He certainly isn't hard on the eyes.

It's said that when he was a child, he predicted he would be 6'4" and play for either the 49ers or Packers someday.

He scored a 37 on the Wonderlic test, a test given to NFL players and people in many other professions to gauge their cognitive abilities.  Systems analysts average a 32.  Football quarterbacks average 24.  He's basically a genius.

Still, that's not what is making news this week.

Kaepernick is biracial, and was adopted by a white family.  Born to a teenage mother with no job, and a father who walked away, he was given up for adoption at 5 weeks old to the Kaepernicks.  They had two living children and had lost two children to heart defects.  In recent weeks, this has become a news story all it's own.

Rick Reilly, an ESPN sports analyst and father of an adopted child himself, has publicly written about his belief that Kaepernick should try to contact his birth parents.

Kaepernick's mother, Teresa, sent pictures and updates to his birth mother for many years, until she asked her to stop.  It became too painful.  His birth mother sent his adoptive parents one last letter for him to read at 18.  After reading it, Colin had no interest in seeking out his birth parents.  Still doesn't.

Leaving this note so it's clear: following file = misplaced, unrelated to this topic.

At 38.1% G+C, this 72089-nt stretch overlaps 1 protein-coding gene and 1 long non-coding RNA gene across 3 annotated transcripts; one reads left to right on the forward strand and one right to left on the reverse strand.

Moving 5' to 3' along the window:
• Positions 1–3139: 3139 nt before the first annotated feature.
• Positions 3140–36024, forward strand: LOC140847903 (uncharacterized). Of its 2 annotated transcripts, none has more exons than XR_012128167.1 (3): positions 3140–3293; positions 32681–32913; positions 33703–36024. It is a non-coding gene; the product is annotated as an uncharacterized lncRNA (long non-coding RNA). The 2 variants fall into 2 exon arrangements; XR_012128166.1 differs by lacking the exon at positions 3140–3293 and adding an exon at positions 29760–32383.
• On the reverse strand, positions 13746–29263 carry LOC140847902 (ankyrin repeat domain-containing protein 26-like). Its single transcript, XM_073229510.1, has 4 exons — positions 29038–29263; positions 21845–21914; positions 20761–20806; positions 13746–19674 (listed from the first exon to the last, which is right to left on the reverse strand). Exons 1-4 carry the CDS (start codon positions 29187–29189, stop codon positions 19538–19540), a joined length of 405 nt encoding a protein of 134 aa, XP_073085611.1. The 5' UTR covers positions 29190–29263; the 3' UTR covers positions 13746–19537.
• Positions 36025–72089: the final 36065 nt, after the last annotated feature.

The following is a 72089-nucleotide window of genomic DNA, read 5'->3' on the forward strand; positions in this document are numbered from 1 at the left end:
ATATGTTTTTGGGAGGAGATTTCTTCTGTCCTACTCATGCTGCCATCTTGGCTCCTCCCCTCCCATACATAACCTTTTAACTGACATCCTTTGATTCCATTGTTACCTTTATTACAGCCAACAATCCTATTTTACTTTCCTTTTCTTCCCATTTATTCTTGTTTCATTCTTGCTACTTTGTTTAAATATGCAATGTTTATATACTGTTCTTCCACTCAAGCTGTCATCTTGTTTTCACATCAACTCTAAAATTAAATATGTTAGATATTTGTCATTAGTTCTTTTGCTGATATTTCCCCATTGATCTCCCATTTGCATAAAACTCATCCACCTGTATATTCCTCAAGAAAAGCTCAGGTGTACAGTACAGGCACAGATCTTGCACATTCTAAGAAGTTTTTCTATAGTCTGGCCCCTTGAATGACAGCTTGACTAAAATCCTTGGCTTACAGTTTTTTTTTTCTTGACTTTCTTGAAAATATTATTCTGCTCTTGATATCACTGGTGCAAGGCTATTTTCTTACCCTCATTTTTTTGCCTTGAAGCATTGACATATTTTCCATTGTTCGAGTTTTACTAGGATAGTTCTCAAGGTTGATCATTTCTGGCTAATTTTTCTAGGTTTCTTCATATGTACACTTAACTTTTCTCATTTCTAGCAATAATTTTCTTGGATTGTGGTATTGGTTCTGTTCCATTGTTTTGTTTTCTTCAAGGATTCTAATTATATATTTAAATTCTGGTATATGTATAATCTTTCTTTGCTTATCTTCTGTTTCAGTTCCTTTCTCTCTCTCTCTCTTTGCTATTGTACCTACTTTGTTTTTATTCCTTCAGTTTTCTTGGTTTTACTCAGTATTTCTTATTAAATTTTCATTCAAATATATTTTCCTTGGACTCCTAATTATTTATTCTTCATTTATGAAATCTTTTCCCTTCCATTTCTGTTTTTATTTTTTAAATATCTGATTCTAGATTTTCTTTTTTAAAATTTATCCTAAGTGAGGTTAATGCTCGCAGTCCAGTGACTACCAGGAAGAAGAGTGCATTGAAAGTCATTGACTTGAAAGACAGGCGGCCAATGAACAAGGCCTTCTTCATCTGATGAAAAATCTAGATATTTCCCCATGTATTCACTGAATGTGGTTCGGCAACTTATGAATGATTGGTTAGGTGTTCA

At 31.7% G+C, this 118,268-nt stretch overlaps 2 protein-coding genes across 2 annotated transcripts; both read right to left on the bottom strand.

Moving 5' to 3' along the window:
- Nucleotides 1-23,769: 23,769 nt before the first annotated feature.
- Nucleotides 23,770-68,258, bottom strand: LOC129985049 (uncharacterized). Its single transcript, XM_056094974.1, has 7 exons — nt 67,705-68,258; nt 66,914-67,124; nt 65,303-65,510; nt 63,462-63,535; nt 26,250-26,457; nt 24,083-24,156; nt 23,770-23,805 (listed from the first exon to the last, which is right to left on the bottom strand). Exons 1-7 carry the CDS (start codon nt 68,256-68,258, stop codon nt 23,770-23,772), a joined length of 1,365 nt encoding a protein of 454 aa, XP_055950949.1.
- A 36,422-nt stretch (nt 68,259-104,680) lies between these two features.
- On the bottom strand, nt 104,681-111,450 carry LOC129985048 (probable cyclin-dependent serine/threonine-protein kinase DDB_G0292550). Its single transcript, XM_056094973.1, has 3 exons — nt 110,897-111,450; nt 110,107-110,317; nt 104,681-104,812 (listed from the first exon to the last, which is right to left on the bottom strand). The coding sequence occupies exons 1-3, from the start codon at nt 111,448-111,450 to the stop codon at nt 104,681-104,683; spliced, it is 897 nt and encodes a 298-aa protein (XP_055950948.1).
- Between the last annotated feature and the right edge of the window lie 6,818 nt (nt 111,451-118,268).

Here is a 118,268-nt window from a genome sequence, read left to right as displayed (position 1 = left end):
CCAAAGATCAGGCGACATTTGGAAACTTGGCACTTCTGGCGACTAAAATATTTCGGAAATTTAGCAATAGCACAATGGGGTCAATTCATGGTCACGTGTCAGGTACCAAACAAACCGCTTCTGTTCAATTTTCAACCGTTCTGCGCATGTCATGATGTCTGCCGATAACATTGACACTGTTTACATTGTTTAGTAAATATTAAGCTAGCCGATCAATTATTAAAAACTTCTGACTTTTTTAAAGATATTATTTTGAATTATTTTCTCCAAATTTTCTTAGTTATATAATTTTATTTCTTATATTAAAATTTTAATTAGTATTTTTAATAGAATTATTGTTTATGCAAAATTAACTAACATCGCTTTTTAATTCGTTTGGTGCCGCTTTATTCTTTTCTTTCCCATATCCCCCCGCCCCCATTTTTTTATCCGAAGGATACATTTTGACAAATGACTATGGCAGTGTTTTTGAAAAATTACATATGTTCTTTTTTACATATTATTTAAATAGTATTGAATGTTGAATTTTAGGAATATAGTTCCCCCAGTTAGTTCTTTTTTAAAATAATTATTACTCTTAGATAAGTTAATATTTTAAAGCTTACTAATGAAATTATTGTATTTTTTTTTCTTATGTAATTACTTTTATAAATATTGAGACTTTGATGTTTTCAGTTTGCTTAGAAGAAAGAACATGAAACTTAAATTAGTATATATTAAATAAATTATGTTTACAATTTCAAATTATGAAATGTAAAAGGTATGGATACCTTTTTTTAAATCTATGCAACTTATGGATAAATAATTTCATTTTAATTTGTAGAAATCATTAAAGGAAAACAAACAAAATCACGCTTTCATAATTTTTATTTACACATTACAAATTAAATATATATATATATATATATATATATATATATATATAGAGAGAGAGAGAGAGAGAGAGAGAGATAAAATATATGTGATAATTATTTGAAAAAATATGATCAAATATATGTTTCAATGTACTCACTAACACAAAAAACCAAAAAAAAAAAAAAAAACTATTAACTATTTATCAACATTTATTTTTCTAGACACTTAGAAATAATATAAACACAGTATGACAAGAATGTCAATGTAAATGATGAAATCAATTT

According to his parents, he was never curious.  His family was just his family.  His siblings were his siblings, his parents were his parents.  It didn't matter to him.

When pressed on the issue, he has maintained that his adoptive parents are his parents, period.  It's not an issue of curiosity, or of not wanting to hurt his adoptive parents, of resentment or any of that, he says.  He's just not interested.

Why isn't that the end of the conversation?

Adopted children have the right in some cases to seek their birth families, this is true.  Shouldn't they also have the absolute right not to?  Shouldn't we respect that, not question their motives, and shouldn't we leave them alone?

This is none of Reilly's business, nor is it anyone's.  It's not appropriate for anyone to tell him what he should or should not be doing in this regard, certainly not now just because he entered the spotlight.  Why should he be subject to questioning about his personal choice simply because people know who he is now?

Obviously, I am arguing that he shouldn't be.

Who his birth parents are, who his adoptive parents are, whether he wants to find them or not, has nothing to do with football.

Get back to sports analysis, Reilly.

There's a game tomorrow.

1 comment:

  1. I agree - I don't see why that was ever brought up?! It's HIS decision and who would it benefit? You definitely would think it'd be end of discussion. I feel bad for his adoptive parents - the media telling him to find his "real" parents. Ridiculous!

    Loved this post! We're a BIG football family, too. I'm a Texans fan, my husband a Panthers(ew!). So, who wins tomorrow isn't a HUGE deal for me in any way, but I'm definitely pumped for it!